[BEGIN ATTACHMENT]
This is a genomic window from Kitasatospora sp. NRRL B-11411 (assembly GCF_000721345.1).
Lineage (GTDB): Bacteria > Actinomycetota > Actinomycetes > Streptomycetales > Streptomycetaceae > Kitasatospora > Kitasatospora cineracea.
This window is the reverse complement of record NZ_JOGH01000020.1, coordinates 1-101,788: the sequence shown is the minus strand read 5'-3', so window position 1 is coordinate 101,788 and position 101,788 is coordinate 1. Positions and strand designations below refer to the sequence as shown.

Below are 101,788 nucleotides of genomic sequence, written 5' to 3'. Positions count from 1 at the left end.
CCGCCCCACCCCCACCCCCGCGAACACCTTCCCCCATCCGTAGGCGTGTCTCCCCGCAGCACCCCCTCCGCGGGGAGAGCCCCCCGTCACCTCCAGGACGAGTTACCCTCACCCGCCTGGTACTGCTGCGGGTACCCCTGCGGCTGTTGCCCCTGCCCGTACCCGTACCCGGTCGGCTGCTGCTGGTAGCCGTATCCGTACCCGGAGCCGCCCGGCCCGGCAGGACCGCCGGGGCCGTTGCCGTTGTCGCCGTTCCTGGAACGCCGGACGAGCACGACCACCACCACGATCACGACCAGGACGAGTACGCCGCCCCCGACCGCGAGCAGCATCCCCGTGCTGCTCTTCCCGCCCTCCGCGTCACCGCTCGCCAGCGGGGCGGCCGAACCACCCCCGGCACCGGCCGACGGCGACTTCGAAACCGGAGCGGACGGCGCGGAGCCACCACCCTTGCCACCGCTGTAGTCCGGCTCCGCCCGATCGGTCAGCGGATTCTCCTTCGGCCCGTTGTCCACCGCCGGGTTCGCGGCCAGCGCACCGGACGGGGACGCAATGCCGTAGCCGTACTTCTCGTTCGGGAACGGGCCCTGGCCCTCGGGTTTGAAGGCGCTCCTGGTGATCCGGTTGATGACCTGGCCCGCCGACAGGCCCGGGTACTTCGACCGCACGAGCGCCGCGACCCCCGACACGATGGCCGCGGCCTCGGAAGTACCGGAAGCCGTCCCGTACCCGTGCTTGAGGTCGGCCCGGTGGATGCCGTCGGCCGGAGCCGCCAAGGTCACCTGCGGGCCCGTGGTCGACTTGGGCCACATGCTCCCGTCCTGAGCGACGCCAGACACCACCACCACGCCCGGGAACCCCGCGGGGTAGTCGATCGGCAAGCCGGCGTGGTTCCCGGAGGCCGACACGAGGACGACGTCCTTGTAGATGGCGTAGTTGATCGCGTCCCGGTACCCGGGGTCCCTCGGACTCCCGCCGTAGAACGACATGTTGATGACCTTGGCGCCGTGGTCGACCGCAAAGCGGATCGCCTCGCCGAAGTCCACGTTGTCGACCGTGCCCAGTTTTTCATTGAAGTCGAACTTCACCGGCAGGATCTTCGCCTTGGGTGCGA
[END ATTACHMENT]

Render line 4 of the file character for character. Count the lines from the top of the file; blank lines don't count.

Below are 101,788 nucleotides of genomic sequence, written 5' to 3'. Positions count from 1 at the left end.